The following is from the USDA website:

Does Freezing Destroy Bacteria & Parasites?
Freezing to 0 °F inactivates any microbes -- bacteria, yeasts and molds - - present in food. Once thawed, however, these microbes can again become active, multiplying under the right conditions to levels that can lead to foodborne illness. Since they will then grow at about the same rate as microorganisms on fresh food, you must handle thawed items as you would any perishable food.

Trichina and other parasites can be destroyed by sub-zero freezing temperatures. However, very strict government-supervised conditions must be met. It is not recommended to rely on home freezing to destroy trichina. Thorough cooking will destroy all parasites.
 
OP
Yuri_Rage
Joined
Jul 24, 2006
Messages
14,262
Reaction score
777
Location
Southwest
antoniost said:
The following is from the USDA website:
Blah blah blah...
For the love of God, dude...

Sure, under some conditions, micro-organisms can live through freezing temps. There, I admitted it.

Now, if you have a question that pertains to carbonation, ask it. Otherwise, get off your high horse about bacteria.
 

eriktlupus

Well-Known Member
Joined
Jan 12, 2007
Messages
2,616
Reaction score
17
Location
Cereal City, USA
antoniost said:
The following is from the USDA website:

Does Freezing Destroy Bacteria & Parasites?
Freezing to 0 °F inactivates any microbes -- bacteria, yeasts and molds - - present in food. Once thawed, however, these microbes can again become active, multiplying under the right conditions to levels that can lead to foodborne illness. Since they will then grow at about the same rate as microorganisms on fresh food, you must handle thawed items as you would any perishable food.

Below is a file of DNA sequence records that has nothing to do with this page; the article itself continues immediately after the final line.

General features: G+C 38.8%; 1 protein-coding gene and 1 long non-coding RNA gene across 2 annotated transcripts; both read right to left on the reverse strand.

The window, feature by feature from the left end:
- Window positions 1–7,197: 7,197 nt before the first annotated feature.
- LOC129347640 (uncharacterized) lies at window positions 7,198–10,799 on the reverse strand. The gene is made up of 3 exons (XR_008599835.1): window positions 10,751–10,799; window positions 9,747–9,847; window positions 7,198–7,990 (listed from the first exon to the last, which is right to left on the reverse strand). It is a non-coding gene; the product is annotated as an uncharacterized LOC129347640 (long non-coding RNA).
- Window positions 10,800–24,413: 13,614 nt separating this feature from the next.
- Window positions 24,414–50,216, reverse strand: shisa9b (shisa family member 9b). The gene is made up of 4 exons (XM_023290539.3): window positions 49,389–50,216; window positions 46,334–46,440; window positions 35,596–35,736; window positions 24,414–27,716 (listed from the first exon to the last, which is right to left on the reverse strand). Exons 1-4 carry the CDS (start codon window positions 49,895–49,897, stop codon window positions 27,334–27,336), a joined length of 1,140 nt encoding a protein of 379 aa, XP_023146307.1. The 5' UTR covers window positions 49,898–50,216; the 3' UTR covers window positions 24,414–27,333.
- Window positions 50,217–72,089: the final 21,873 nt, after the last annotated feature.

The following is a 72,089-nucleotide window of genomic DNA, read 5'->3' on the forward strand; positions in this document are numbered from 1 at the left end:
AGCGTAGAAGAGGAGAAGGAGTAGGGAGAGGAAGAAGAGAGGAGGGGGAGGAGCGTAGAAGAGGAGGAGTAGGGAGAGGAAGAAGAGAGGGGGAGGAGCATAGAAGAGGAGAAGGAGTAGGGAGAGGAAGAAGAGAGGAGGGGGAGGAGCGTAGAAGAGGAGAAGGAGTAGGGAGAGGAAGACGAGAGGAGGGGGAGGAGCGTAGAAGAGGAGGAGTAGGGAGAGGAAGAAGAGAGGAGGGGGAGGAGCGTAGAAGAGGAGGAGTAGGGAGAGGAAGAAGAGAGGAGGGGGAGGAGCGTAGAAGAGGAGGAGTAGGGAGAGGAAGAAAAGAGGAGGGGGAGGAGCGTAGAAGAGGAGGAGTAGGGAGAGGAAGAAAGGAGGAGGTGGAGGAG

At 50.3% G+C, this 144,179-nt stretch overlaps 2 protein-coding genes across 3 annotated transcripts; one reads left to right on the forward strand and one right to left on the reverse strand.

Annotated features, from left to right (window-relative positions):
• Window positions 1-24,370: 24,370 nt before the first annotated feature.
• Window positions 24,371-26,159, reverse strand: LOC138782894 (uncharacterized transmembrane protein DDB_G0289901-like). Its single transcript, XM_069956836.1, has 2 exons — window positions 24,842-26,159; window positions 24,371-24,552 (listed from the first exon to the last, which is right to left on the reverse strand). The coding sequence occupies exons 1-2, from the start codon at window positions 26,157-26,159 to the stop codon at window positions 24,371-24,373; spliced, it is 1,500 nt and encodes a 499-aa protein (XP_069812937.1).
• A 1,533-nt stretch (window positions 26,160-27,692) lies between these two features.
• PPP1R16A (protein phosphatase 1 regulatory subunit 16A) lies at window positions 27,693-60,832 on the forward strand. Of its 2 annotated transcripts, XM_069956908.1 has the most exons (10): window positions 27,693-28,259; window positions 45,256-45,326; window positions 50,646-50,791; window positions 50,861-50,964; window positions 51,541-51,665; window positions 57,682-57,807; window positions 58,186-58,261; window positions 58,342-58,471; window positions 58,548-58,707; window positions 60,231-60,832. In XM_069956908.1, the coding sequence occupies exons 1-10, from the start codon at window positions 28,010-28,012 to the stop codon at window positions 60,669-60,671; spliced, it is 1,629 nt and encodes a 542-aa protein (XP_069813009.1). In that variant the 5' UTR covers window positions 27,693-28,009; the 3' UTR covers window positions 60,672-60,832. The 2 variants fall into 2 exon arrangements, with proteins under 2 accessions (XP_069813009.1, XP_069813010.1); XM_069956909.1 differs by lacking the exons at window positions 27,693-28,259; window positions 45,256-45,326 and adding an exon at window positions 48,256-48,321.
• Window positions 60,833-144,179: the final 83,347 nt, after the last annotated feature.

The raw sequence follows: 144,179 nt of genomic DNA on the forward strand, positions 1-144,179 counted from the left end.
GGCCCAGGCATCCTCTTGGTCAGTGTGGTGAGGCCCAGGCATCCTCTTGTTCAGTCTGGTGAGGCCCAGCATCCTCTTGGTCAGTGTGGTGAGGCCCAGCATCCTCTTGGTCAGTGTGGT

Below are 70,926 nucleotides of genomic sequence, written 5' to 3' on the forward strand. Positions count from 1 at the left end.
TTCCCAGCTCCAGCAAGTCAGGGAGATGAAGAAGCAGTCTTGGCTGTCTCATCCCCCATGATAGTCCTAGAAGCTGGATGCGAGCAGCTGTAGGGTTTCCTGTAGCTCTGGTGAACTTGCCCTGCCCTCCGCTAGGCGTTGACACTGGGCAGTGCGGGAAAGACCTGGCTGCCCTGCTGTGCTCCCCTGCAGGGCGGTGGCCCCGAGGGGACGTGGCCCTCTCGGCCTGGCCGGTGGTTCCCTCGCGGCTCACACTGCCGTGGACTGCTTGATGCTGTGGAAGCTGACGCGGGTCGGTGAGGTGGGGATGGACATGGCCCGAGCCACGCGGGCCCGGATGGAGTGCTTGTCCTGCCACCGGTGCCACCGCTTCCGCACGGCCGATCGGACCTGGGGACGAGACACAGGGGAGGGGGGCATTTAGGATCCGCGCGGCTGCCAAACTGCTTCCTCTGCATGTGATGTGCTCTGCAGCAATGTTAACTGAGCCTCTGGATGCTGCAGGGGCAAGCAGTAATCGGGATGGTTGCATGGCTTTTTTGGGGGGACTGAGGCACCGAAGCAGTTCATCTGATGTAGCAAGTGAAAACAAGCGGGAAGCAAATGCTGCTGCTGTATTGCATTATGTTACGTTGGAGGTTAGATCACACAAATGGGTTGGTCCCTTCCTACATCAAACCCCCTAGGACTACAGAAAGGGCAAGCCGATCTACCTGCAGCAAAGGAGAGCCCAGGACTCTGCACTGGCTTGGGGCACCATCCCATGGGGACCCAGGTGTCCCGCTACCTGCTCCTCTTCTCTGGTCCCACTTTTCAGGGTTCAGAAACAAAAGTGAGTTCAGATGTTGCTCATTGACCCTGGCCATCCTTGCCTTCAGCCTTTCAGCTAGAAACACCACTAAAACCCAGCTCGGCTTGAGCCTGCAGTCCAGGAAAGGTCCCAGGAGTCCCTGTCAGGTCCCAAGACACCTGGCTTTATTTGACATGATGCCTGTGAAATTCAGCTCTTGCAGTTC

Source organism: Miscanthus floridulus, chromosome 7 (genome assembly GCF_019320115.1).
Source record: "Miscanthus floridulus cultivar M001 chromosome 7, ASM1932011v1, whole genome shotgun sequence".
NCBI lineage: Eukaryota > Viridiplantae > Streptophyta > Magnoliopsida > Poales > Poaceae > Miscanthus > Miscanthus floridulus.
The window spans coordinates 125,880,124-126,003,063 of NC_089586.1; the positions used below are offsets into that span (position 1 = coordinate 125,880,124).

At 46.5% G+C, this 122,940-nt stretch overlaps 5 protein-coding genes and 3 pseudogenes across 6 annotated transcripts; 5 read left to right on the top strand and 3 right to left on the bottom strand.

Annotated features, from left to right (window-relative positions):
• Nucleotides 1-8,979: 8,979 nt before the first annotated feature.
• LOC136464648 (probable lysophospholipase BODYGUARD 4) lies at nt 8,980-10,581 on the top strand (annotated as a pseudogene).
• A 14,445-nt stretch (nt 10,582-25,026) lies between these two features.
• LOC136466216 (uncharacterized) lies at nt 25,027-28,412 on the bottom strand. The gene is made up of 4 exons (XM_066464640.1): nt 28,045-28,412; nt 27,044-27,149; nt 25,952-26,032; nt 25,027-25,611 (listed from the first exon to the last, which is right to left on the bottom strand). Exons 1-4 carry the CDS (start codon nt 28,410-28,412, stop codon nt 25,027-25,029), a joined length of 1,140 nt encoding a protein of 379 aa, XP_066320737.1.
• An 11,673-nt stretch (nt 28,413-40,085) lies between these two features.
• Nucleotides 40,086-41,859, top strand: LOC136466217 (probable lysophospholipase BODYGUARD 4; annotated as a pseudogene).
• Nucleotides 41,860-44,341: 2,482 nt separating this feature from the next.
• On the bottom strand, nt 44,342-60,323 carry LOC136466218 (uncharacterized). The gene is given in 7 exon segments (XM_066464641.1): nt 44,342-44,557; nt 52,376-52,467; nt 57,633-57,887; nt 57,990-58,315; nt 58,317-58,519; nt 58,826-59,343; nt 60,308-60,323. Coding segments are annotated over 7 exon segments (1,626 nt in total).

Trichina and other parasites can be destroyed by sub-zero freezing temperatures. However, very strict government-supervised conditions must be met. It is not recommended to rely on home freezing to destroy trichina. Thorough cooking will destroy all parasites.
problem is dry ice is like 150 below 0 f. as yuri says off the horse:ban:
 

coyotlgw

Well-Known Member
Joined
Mar 7, 2007
Messages
127
Reaction score
2
Location
Scottsdale, AZ
I was trying to think about how to get that initial few PSI to keep the lid shut when kegging in my new 3-gallon Cornelius... would that be stupid as well?

The plan was to add 5 grams of priming sugar to the 5 gallon batch and drop three gallons in the mini-keg to prime over a couple weeks, but I wanted a boost in pressure at the beginning to help hold the lid shut.

Consensus is bad idea then?
 
OP
Yuri_Rage
Joined
Jul 24, 2006
Messages
14,262
Reaction score
777
Location
Southwest
coyotlgw said:
Consensus is bad idea then?
Not to be harsh (again)...but it's a terrible idea.

You'd have to be very precise with the amount of dry ice to add, and the amount would vary with the volume of beer in the keg (i.e., you'd have to add more dry ice if there were only 2.5 gallons). I think you could overshoot easily, making your yeast work a bit too hard under pressure (literally), and potentially hurting yourself. Remember, a little dry ice goes a LONG way.